Messianic Hope

Hos 6:1-3 “Come, let us return to the Lord; for he has torn us, that he may heal us; he has struck us down, and he will bind us up. After two days he will revive us; on the third day he will raise us up, that we may live before him. Let us know; let us press on to know the Lord; his going out is sure as the dawn; he will come to us as the showers, as the spring rains that water the earth.”

This is one of the most potent and straightforward messages of repentance and reconciliation in the entire Bible. Hosea repeated uses “us” to identify himself with fallen Israel. Any call to repentance is necessarily personal. By including himself, he makes the call personal and at the same time eliminates the judgmentalism so often associated with religious leaders calling people to repent. Hosea understands God’s sovereignty when he proclaims that it is God who tears down then restores. The power is not in the hands of humanity, no matter how pompously we may think we control our own destiny. Hosea’s prophecy of two days to revive and on the third be risen is clearly a direct reference to the death and resurrection of Messiah. Through this event the Savior will restore the relationship between God and man, granting man eternal life. To pursue this hope it is our responsibility to do all we can to seek and know God. God’s promises are sure and He is faithful to bring them to pass.


About Lance Ponder

Christian author of "Ask James one"; public speaker; husband and father. Available to speak on Creation and the Gospel.
This entry was posted in Hosea Commentary. Bookmark the permalink.

4 Responses to Messianic Hope

  1. jerusalemhill says:

    The Truth from beginning to end. Shall I add? Peter writes that judgement begins with the church, and that one day is like a thousand years to the Lord, and vice versa. I believe Hosea here is also suggesting to us today the nearness of the Lord’s return.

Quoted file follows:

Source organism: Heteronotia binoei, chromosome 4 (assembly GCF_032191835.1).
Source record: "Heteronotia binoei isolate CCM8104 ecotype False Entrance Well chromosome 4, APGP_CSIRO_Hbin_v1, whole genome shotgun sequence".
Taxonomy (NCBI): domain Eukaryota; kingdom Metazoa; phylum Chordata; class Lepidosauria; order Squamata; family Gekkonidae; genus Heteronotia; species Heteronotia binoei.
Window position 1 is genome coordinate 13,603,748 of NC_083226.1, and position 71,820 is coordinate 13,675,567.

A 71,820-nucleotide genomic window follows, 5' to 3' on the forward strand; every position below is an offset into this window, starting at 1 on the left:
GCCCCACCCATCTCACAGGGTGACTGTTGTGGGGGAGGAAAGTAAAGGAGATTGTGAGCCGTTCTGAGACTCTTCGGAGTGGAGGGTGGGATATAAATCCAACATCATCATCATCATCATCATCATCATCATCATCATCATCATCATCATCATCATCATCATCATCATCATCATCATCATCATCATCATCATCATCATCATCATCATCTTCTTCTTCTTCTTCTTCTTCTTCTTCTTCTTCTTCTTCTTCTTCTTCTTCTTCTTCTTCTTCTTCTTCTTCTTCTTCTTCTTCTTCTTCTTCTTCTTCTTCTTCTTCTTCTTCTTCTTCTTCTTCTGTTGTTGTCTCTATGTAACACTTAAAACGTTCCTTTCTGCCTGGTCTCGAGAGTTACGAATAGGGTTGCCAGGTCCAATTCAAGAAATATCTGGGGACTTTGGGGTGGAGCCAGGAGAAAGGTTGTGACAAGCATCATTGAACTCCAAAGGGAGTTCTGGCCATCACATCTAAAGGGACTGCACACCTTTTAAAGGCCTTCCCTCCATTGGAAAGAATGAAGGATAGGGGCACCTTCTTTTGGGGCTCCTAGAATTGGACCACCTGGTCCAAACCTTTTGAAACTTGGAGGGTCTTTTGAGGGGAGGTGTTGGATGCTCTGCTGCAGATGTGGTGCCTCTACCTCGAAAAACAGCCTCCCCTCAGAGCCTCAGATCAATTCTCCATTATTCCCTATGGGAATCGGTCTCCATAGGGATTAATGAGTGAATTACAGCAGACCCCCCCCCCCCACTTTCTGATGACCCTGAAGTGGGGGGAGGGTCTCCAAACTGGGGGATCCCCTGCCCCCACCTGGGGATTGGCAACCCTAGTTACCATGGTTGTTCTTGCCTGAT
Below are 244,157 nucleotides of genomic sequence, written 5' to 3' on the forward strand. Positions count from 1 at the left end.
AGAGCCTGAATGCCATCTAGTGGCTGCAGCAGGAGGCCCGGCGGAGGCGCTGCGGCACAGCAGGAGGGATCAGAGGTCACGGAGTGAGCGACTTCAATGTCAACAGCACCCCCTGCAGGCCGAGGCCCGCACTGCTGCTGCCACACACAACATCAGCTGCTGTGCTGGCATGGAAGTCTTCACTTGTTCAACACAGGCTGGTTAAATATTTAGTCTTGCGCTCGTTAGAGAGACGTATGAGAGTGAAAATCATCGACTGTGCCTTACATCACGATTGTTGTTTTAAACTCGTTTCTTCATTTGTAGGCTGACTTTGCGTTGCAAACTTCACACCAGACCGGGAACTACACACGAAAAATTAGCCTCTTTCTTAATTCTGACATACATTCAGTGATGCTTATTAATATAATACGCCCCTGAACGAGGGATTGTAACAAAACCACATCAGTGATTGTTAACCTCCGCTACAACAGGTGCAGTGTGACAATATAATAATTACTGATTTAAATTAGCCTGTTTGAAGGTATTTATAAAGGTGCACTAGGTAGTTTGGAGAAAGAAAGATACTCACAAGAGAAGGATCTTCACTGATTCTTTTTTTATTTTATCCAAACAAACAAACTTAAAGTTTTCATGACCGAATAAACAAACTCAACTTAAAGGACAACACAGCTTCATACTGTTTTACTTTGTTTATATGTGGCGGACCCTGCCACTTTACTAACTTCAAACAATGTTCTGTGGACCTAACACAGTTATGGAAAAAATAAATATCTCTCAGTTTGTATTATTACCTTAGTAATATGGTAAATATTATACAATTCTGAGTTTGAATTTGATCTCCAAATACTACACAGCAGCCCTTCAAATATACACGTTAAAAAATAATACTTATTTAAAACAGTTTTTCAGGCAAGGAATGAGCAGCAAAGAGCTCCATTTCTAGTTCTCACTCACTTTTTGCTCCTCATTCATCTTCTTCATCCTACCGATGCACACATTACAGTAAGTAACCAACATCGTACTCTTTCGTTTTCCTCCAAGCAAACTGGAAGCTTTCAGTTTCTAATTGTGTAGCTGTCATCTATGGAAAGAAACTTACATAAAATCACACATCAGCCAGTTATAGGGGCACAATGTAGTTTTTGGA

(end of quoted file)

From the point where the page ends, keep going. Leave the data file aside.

• Lance Ponder says:

      His return is near, this is for sure. Yesterday I went to the funeral home. A woman about my age (mid-40s) passed away from a terrible disease. It put me in mind of the grieving process, among other things. Who are we to say the Lord does not cause us to endure some forms and degrees of suffering? Who are we limit God? Who are we to cast judgment to this or that is good or evil thinking God does not cause us to endure this or that for our own benefit. What appears evil may in fact be a great good when viewed through the eyes of our Holy and Just Lord. Things are rarely what they appear to be, especially if we are looking with our eyes rather than His. Near does not need to mean chronological, though it certainly may. Remember Mt 4:17 – the Kingdom of God is at hand.

  2. Lance: Hosea 6:1-3 is certainly Messianic! God’s punitive action, “torn” and “struck down”, i.e. Christ for us! And yet, we too are somehow drawn into His suffering…2 Cor. 4:7-15, etc. (note too, 2 Cor. 5:1), all of this spiritually moves out of Hosea 6:1-3…”and he will bind us up”…always and only “In Christ”! Great Text!

    • Lance Ponder says:

      You are absolutely right. This is such a powerful book. I have been studying the minor prophets pretty intensely now for the last couple of years and it has been very rewarding to see our Lord revealed through their eyes.

Leave a Reply

Fill in your details below or click an icon to log in: Logo

You are commenting using your account. Log Out /  Change )

Google+ photo

You are commenting using your Google+ account. Log Out /  Change )

Twitter picture

You are commenting using your Twitter account. Log Out /  Change )

Facebook photo

You are commenting using your Facebook account. Log Out /  Change )


Connecting to %s